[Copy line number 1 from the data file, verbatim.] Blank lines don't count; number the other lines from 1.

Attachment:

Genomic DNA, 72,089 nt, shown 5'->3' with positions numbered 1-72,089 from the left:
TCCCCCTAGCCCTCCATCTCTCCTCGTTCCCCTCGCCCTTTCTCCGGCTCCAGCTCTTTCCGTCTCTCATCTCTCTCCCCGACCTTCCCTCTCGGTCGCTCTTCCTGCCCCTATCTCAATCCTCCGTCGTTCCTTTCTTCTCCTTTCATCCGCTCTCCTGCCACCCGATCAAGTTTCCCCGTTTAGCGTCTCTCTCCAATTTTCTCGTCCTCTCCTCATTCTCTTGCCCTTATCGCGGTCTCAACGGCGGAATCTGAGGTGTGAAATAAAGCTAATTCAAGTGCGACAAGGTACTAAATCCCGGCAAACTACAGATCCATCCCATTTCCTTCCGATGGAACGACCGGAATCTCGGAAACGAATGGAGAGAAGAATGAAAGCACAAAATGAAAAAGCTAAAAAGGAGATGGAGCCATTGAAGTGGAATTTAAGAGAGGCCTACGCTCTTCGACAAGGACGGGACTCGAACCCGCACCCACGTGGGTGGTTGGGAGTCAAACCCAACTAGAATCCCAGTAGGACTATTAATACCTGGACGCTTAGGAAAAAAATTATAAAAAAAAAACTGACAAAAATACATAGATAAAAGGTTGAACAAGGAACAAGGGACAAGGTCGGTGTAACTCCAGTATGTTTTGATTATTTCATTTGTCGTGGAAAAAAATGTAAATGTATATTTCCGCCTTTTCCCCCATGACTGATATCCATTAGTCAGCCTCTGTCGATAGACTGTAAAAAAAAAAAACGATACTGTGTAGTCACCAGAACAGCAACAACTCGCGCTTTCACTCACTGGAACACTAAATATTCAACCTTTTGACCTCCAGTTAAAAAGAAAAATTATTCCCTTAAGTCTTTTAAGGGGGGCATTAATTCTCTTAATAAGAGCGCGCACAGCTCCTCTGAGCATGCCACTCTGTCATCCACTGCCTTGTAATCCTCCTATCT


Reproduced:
Genomic DNA, 72,089 nt, shown 5'->3' with positions numbered 1-72,089 from the left: